Each of the building elements and materials were classified according to their lifetime and their ability for reuse. The main elements of the building were chosen to last for the required 20 years and then the following criteria were applied:
  • simple to reclaim as uncontaminated raw materials, such as sand or untreated timber
  • reusable without any alteration, in general applications
  • reusable with minor alterations, in specific applications
  • fully separable and recyclable.
Jouke Post of XX Architecten says: ‘Materials should be matched to the expected lifespan of a building. That means that components with differing lifespans should be mounted so that they can be dismantled separately.’
The building uses some simple techniques to increase the potential recovery of materials and components:
  • the façade is independent of the structural frame
  • all the connections (e.g. steel plates, pins and bolts) can be dismantled and avoid the use of glue, putty or sealant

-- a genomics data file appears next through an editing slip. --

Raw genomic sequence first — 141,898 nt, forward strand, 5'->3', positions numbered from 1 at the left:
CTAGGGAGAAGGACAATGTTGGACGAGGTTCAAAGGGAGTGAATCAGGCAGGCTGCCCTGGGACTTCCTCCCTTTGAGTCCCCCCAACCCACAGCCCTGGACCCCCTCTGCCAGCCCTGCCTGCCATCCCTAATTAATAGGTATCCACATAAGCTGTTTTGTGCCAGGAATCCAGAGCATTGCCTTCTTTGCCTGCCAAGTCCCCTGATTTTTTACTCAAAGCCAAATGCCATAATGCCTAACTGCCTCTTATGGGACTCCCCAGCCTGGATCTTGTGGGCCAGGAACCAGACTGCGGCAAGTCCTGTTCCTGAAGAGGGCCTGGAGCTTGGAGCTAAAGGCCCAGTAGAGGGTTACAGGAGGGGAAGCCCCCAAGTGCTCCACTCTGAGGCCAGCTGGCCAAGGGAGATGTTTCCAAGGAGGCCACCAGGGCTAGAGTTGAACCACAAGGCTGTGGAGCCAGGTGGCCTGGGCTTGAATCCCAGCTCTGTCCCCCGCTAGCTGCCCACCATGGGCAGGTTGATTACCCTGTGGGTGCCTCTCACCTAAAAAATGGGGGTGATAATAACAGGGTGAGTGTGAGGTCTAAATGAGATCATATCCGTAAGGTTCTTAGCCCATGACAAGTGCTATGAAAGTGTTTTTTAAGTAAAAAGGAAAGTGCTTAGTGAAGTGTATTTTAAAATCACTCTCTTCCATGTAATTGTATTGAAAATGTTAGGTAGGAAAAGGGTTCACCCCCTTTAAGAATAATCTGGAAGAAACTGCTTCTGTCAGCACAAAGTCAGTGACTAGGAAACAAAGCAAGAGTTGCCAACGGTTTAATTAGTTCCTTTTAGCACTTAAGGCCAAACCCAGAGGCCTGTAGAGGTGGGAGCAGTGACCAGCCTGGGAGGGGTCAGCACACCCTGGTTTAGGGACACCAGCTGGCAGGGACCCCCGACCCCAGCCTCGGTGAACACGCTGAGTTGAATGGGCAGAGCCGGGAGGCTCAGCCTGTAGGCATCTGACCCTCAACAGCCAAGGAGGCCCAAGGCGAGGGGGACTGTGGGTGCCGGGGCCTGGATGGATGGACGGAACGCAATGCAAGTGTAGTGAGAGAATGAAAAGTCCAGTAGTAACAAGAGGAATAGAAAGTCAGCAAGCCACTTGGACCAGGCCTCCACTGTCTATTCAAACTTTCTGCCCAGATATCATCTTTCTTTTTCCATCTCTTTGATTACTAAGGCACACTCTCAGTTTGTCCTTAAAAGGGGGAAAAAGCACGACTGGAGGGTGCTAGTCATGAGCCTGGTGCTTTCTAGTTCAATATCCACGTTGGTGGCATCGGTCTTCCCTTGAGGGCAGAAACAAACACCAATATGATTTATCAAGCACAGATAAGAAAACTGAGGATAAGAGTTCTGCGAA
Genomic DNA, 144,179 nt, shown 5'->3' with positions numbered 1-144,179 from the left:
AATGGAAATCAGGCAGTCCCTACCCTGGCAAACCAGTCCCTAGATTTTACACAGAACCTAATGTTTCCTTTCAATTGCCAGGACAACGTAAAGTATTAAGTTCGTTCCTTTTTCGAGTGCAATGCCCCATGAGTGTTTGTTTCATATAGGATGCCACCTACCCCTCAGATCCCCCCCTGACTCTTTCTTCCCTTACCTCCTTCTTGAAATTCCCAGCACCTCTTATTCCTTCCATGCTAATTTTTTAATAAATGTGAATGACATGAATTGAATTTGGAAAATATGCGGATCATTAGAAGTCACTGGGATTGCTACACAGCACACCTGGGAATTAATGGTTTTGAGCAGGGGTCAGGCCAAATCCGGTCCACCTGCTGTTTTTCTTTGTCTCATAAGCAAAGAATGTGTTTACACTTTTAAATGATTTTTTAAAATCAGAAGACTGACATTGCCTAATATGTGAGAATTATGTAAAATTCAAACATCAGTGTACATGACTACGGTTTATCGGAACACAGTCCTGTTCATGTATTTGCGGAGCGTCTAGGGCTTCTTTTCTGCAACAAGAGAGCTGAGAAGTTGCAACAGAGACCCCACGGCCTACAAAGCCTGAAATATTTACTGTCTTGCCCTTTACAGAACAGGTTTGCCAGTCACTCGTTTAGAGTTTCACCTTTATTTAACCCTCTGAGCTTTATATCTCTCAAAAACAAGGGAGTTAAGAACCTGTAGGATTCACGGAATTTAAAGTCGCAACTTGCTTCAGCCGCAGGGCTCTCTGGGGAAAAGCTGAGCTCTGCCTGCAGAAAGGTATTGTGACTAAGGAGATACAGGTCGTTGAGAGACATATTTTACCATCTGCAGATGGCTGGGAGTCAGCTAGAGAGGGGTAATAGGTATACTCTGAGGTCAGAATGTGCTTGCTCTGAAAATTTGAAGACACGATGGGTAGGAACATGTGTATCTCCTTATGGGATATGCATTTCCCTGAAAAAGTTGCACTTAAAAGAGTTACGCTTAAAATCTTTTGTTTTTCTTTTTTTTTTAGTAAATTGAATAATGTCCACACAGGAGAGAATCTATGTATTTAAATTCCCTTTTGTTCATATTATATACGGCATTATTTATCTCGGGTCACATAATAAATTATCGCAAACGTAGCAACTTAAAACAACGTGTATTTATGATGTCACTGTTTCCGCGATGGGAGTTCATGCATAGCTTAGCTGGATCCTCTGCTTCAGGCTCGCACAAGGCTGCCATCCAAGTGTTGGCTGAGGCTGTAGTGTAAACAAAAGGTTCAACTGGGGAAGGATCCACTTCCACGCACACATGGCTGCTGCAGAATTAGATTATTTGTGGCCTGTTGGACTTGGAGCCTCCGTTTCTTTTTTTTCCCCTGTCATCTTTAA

• the insulation is not bonded to the prefabricated ground slabs or the roof membrane
  • the internal timber cladding panels are left unpainted, and
  • the carpet is not glued down.
Figure 10.01: Project XX, Delft, showing interior.
Figure 10.01: Project XX, Delft, showing interior.
Dry methods of connection are used between different elements, such as:
  • the façade frame and the glass panels
  • the steel plate connections between timber columns and primary beams, and
  • the connections between floor panels and beams.
The building also uses biological materials that can be returned to the biosphere at end-of-life, so the ventilation ducts are made from cardboard, the structural frame is laminated timber (see Figure 10.01), and a sand fill is used in the first floor to provide acoustic insulation.
The building was constructed in 1996 and has proved so popular with the occupants that it remains standing at the time of writing.

Biological Materials